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Discussion on: I tried to mount a client-side "attack" on a news website poll by using only Javascript. And I failed miserably.

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Jon Samp

If you’re open to running a script from outside the website (a node script), you could use a tool like puppeteer to open a web page, then have it click on the poll, then have it repeat the process indefinitely. It would mimic a real user so there would be no CORS issues. This is similar to how you would end-to-end test a website, but in this case you’d be “testing” another site.

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Ivan Spoljaric Author • Edited

Hey. Thx for the comment. I thought of a Node.js approach to bypass CORS. Not sure if it would work though - because iframes are weird. In any case that wouldn't be a client-side "attack" anymore.

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ispoljari profile image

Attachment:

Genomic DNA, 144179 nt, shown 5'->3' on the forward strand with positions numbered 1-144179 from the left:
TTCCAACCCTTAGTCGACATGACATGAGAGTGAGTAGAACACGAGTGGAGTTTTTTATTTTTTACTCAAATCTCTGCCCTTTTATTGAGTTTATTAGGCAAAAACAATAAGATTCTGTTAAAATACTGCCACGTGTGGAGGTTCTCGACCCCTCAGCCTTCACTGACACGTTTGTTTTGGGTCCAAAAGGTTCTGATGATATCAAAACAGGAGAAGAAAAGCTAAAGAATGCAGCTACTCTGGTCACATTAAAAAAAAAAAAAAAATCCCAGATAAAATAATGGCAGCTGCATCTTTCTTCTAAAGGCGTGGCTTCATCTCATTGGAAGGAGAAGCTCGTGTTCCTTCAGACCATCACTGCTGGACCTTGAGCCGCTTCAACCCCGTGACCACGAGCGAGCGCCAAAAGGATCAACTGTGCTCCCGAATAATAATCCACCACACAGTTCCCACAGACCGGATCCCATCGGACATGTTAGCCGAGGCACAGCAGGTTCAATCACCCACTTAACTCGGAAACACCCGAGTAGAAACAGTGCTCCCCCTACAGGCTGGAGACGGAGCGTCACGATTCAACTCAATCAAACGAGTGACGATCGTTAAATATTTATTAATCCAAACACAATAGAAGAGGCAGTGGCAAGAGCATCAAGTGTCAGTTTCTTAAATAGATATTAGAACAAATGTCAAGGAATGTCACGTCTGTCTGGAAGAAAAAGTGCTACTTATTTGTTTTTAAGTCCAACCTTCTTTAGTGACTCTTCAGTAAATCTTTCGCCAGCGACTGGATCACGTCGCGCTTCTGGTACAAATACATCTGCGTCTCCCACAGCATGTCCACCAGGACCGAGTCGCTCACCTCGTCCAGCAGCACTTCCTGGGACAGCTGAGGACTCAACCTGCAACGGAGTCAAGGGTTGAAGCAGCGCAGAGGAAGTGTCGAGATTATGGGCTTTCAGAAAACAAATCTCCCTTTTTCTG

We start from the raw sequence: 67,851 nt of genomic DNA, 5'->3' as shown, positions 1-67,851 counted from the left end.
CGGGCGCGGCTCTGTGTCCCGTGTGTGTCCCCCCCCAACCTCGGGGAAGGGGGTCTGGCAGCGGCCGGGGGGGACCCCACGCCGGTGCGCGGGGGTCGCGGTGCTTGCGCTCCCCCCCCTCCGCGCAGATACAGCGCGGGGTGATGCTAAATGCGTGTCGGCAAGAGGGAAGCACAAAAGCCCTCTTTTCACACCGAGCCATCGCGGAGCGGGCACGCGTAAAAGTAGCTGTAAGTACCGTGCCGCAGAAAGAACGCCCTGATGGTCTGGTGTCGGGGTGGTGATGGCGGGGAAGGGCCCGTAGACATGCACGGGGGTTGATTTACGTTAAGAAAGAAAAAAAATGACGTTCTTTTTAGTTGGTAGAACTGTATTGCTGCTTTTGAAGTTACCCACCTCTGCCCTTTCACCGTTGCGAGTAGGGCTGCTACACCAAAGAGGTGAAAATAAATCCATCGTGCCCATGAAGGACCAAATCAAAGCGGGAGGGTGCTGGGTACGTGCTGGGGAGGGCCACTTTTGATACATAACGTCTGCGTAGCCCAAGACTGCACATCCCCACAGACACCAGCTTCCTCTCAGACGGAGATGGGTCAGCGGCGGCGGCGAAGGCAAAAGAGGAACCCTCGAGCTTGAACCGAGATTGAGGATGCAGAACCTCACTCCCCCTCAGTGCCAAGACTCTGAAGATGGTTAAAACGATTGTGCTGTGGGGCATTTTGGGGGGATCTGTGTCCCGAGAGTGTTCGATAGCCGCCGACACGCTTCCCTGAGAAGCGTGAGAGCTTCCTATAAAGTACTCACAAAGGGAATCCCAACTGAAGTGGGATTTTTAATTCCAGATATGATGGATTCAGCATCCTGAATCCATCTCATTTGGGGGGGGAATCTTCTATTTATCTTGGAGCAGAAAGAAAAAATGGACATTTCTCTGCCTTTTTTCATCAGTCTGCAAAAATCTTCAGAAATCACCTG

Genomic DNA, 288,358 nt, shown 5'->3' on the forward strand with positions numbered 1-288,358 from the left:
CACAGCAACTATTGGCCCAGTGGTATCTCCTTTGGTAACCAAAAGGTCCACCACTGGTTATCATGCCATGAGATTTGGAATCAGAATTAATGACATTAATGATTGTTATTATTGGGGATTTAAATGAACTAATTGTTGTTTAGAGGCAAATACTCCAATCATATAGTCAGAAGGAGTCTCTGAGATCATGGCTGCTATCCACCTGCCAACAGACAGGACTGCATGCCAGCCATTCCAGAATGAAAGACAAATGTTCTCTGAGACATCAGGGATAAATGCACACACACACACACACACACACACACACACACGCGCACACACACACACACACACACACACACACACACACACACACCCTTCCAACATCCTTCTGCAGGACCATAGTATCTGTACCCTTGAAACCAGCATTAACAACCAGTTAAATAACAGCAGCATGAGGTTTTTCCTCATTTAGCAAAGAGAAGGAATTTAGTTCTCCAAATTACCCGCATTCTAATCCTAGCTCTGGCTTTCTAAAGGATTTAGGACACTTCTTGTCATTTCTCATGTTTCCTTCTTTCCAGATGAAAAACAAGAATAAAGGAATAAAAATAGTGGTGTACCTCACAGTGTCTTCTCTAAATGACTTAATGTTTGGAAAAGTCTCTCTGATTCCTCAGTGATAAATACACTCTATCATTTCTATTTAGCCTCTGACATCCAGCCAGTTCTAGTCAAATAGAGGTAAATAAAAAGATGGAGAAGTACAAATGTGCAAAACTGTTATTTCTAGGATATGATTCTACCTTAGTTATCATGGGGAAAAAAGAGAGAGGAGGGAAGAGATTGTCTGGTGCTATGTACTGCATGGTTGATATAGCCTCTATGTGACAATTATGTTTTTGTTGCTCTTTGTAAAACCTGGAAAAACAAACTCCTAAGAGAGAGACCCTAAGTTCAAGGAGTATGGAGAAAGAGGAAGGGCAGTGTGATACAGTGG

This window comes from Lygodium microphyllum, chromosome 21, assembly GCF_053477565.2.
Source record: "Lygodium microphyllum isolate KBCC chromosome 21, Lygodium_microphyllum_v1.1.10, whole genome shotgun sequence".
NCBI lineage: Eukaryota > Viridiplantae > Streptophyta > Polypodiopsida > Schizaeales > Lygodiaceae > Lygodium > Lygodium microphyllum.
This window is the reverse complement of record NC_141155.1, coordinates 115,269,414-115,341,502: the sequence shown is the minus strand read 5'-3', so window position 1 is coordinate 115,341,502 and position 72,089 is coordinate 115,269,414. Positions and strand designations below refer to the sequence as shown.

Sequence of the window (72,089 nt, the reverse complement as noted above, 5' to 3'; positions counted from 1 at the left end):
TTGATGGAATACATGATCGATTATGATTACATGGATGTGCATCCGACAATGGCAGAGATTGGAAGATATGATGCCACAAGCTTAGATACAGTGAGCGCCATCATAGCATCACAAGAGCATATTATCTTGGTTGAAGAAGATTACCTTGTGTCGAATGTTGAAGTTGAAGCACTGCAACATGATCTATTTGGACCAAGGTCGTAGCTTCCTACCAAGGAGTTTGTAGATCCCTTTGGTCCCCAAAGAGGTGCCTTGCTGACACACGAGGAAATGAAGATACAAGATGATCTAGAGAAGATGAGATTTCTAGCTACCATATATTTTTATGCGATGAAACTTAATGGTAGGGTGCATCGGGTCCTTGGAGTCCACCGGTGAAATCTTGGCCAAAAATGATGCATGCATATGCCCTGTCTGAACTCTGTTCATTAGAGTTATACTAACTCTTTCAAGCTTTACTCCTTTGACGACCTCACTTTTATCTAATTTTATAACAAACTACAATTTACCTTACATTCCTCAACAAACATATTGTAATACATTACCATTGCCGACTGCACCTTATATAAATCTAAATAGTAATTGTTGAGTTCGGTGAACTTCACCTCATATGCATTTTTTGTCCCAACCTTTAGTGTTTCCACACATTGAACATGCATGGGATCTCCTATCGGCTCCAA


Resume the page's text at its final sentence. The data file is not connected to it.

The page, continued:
Ivan Spoljaric Author • Edited

True. But unlike browsers Node.js servers don't implement the Same Origin Policy. So technically speaking, yeah, you are still a "client" for the target BE - although somewhat different - even though you are running your script from a server. Maybe I should have been more precise and called it a "browser-side attack".

Based on experience, i know it would be easier to try this from the server side because there are no CORS related issues. I am just not sure what would happen if I tampered with iframes in this scenario. I'll have to test this out.